Which are the longest unicode characters

Mac tip: Unicode characters

Writings, coded 04/10/2020, 11:11 a.m.
Particularly exotic characters can also be entered directly via their Unicode position.
So many special characters, so much to remember
Fortunately, the times when a font could contain a maximum of 256 characters are long gone. Many fonts now contain thousands of characters, such as the free and equally famous Google font Noto.
As Mac users, we are actually in the very comfortable situation that the most important characters can be called up directly via the keyboard. Unfortunately, this does not apply to the majority of glyphs. For example, there is no way to get directly to the symbol for “multiplication” (×). However, it is possible to enter the unicode of this character to retrieve it. That sounds awkward; but if you need the character over and over again in tables, you'll get the hang of it quickly.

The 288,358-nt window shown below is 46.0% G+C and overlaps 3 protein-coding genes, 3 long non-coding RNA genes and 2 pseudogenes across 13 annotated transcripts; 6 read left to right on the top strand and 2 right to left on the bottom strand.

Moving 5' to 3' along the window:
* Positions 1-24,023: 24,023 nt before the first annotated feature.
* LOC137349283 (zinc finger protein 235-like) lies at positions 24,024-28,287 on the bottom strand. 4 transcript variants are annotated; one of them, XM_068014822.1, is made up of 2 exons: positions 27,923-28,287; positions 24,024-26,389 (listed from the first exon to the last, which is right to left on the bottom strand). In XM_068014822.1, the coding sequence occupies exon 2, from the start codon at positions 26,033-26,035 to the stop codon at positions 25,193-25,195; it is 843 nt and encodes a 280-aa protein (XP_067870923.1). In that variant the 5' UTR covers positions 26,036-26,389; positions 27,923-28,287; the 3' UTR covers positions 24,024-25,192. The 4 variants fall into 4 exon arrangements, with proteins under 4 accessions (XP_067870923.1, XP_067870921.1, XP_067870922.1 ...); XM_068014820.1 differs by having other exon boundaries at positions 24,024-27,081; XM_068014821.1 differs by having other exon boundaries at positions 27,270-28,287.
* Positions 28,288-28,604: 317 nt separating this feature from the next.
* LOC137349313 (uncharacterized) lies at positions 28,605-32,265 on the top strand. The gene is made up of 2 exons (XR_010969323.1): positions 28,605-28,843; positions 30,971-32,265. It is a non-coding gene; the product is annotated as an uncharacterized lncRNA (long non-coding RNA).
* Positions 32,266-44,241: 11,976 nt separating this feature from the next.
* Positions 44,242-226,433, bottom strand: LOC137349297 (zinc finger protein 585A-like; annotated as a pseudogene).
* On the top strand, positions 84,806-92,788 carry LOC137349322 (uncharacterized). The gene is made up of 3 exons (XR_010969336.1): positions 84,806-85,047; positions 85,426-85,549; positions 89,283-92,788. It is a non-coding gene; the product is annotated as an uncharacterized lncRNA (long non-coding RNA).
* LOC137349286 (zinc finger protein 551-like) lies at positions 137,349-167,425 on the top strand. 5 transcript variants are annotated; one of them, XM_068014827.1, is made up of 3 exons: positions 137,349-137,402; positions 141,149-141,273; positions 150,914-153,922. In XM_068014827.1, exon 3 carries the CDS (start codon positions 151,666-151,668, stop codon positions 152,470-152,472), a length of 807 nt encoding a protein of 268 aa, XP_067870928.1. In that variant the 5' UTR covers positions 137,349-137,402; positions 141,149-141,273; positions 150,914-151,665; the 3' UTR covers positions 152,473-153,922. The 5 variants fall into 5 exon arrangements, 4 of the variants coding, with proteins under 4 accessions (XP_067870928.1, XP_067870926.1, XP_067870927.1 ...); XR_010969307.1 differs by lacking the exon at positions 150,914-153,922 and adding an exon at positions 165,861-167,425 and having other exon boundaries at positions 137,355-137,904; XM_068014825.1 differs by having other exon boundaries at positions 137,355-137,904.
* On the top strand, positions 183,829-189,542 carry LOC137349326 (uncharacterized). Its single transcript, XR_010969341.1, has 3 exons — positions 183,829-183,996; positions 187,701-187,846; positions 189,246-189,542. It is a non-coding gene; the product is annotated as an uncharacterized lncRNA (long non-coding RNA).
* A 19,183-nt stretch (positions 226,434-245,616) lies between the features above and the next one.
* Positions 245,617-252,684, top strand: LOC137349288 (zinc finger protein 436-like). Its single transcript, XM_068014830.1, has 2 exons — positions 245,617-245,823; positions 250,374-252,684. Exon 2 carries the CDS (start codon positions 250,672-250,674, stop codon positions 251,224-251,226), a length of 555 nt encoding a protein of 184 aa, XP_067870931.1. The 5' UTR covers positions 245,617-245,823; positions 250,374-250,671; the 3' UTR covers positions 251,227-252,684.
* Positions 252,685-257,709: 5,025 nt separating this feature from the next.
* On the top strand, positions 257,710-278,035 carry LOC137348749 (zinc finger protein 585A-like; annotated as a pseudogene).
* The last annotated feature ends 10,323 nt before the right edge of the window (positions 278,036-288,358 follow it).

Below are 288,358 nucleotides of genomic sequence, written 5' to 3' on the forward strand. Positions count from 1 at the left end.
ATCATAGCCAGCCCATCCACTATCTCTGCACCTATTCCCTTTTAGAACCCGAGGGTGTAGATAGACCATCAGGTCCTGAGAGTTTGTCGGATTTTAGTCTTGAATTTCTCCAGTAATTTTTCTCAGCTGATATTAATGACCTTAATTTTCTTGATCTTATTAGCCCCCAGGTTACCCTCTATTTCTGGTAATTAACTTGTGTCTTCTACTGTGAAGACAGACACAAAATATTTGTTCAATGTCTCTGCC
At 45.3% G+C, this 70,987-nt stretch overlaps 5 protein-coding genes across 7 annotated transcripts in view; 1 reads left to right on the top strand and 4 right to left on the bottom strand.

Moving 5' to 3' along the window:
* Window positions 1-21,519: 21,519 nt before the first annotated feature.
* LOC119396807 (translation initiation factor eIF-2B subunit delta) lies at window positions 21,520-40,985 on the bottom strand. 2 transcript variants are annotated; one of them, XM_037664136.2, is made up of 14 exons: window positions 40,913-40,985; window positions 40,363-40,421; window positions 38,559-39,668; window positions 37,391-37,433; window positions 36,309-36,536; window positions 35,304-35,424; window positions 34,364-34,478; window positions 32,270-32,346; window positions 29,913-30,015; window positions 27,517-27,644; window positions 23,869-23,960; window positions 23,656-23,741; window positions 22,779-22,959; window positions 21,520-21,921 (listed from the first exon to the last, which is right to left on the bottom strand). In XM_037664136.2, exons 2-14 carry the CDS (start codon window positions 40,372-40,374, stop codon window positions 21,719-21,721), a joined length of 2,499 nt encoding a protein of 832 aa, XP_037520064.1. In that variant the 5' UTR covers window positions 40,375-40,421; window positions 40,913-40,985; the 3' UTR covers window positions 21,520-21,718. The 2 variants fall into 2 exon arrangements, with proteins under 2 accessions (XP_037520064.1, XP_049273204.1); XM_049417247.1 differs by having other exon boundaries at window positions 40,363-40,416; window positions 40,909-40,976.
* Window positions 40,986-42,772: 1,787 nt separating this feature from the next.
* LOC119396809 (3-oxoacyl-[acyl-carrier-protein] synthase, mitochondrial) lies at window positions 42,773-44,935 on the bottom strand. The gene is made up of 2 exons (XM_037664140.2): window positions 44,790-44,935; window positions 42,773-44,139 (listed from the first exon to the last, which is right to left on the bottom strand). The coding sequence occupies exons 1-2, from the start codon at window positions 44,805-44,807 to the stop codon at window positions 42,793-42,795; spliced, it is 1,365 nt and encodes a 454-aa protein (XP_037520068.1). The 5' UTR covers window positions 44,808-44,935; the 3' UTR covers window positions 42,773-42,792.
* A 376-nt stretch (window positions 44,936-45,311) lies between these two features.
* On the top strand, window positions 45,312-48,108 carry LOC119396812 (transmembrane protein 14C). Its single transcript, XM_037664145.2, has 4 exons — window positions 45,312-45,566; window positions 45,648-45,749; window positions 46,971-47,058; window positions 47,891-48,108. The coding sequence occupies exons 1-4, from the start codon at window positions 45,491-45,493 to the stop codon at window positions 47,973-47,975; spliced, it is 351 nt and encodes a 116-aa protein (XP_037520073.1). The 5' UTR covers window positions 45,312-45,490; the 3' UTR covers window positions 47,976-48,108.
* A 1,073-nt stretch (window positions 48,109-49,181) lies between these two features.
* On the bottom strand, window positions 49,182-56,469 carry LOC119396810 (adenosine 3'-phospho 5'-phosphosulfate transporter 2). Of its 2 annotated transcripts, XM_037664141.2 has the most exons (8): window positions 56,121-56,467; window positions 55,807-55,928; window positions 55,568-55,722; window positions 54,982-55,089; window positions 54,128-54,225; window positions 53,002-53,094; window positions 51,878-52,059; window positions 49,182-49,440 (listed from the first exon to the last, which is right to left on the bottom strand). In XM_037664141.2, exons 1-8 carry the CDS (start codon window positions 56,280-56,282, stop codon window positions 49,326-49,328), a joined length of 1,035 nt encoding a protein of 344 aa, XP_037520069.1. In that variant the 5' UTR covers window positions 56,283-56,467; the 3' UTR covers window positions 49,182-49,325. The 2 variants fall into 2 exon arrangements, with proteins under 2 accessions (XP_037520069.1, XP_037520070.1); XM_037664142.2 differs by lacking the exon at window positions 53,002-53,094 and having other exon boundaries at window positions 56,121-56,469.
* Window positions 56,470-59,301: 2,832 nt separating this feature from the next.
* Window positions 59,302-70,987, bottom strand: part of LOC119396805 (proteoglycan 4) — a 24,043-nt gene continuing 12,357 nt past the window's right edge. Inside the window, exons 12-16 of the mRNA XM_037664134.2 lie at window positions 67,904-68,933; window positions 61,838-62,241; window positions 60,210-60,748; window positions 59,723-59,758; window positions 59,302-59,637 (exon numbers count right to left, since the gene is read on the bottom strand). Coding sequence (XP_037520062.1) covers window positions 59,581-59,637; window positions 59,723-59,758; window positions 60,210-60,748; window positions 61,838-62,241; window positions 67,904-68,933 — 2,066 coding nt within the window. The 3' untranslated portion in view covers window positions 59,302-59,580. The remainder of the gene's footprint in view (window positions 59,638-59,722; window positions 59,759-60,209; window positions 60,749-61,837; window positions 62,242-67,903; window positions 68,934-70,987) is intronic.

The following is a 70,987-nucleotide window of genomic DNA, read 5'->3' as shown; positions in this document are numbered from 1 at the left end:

Check unicode

To check which Unicode belongs to which character, open the folder Programs the application Font collection and click on the font you want. A character is always called using the same Unicode. But not every font is equally well developed; some even have umlauts missing.
Find the sign and park the mouse pointer over it. After a second, the Unicode is displayed. In the case of the multiplication sign, it is Unicode 00D7:
Every character has its immovable Unicode

Enter unicode

To call up a character via its Unicode, start the word processor and select in the menu To edit the command Emoji & symbols.
This palette usually digs out the emojis
Instead of simply clicking on an icon, enter in the search field at the top u + and the Unicode, so: u + 00D7. The multiplication symbol is displayed immediately and can be transferred to the current document with one click.
The Unicode and its associated character

But it can be done better

This method is appropriate if you sporadically search for the same character over and over again. However, if you have to rely on special characters more often, consider setting up text substitution instead. In my case, for example, the input "xx" becomes the multiplication sign "×".
You could do this in System Preferences keyboard define a text replacement. A more powerful and very inexpensive alternative can be found in the aText application, which costs just 5 francs.